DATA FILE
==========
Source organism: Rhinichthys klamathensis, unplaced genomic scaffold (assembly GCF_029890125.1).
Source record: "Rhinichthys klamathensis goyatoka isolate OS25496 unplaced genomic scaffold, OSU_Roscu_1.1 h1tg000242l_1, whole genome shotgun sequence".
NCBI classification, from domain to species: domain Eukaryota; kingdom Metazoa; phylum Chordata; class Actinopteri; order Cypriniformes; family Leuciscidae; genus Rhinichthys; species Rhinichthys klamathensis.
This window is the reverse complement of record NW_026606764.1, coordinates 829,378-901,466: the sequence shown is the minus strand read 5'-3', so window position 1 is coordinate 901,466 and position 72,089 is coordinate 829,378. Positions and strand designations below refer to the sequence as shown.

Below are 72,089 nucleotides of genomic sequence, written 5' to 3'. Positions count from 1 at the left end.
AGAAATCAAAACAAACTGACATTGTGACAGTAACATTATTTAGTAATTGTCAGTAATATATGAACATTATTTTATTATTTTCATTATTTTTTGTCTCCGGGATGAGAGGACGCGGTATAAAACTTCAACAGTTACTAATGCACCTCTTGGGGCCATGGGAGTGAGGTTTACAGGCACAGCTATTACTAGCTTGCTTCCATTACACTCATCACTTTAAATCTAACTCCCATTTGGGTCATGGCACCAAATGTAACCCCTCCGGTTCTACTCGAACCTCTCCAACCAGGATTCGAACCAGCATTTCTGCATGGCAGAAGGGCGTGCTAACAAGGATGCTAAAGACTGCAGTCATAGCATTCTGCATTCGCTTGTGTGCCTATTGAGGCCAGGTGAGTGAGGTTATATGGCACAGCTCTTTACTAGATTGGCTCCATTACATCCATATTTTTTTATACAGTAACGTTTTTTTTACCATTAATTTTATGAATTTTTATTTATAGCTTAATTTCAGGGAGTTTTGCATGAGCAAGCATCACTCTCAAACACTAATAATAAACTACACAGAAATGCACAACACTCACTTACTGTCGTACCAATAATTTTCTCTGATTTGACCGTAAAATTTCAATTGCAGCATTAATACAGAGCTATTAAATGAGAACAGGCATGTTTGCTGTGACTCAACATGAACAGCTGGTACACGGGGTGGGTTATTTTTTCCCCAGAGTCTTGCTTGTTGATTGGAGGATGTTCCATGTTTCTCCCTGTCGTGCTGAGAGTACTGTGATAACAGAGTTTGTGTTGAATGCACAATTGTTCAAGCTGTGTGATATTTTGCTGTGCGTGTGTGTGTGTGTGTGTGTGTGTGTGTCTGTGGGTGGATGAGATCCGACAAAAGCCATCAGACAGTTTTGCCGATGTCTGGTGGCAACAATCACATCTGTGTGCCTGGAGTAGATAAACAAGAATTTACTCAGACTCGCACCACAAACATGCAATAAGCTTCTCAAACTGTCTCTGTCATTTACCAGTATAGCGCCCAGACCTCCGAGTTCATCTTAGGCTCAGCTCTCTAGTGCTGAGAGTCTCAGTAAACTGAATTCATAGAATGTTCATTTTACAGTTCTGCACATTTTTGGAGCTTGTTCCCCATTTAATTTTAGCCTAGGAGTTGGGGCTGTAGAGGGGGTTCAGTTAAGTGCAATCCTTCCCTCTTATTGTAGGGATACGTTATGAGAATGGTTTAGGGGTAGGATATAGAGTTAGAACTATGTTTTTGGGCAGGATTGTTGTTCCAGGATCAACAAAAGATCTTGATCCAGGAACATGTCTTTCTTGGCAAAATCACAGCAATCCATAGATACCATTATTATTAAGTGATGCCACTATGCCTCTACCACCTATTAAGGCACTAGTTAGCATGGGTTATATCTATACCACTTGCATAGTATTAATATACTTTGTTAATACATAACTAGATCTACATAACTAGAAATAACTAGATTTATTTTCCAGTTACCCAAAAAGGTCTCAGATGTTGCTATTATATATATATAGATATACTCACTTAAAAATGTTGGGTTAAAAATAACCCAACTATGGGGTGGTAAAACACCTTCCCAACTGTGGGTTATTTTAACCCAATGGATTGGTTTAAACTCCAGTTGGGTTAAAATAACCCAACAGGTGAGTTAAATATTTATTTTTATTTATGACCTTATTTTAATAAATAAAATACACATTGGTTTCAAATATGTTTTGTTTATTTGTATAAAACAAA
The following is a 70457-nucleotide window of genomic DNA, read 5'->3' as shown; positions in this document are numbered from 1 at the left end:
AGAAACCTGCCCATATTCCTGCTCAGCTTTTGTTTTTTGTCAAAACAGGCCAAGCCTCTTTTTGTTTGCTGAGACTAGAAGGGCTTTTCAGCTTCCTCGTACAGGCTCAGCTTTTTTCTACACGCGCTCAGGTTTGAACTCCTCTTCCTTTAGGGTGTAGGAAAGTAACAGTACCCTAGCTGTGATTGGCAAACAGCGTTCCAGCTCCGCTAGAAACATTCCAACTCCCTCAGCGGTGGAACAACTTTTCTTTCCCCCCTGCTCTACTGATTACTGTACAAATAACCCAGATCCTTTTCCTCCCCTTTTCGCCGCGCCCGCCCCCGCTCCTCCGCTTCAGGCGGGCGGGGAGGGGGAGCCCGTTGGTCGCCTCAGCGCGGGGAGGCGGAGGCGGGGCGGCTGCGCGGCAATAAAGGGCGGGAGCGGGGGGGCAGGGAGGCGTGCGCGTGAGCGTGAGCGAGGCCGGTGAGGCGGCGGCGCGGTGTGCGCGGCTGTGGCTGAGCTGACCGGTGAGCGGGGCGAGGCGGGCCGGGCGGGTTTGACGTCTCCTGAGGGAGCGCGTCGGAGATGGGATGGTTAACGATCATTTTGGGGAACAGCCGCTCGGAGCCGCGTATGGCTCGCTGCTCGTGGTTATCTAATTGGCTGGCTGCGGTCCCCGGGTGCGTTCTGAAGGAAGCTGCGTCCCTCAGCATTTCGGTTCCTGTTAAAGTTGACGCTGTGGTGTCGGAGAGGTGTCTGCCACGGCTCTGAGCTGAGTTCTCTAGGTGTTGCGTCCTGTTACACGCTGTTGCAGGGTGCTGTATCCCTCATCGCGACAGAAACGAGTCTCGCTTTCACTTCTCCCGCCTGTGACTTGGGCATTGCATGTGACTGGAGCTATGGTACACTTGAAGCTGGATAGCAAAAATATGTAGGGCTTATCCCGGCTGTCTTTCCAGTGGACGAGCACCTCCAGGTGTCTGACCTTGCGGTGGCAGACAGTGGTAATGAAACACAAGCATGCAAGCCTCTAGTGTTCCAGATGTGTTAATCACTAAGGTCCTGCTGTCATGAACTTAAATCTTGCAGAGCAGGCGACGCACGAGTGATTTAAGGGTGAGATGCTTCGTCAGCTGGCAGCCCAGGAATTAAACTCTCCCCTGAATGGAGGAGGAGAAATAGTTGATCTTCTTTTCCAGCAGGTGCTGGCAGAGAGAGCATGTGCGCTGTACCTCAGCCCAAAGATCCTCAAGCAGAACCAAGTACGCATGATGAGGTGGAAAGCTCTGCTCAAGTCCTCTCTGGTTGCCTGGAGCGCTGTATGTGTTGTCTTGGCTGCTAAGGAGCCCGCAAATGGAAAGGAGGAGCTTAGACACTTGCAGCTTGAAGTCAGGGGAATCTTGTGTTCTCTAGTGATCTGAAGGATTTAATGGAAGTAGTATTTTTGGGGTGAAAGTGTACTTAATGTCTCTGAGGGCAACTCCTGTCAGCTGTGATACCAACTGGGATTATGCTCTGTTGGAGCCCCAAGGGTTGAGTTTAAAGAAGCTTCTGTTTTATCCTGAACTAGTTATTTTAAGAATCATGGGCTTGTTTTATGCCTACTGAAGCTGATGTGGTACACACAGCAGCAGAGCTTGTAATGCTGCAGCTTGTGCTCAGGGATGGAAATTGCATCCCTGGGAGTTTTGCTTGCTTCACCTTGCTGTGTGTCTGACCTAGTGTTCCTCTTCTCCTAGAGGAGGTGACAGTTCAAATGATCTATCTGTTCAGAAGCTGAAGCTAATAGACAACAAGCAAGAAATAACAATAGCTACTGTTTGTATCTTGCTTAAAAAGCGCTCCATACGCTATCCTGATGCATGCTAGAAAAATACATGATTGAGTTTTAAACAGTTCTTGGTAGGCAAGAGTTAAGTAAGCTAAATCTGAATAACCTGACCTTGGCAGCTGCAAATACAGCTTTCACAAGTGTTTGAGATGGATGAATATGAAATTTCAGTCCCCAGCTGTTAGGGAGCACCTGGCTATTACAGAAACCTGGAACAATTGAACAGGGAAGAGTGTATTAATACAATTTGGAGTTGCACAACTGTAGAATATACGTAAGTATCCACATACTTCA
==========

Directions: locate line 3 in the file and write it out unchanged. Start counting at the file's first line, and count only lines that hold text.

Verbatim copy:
NCBI classification, from domain to species: domain Eukaryota; kingdom Metazoa; phylum Chordata; class Actinopteri; order Cypriniformes; family Leuciscidae; genus Rhinichthys; species Rhinichthys klamathensis.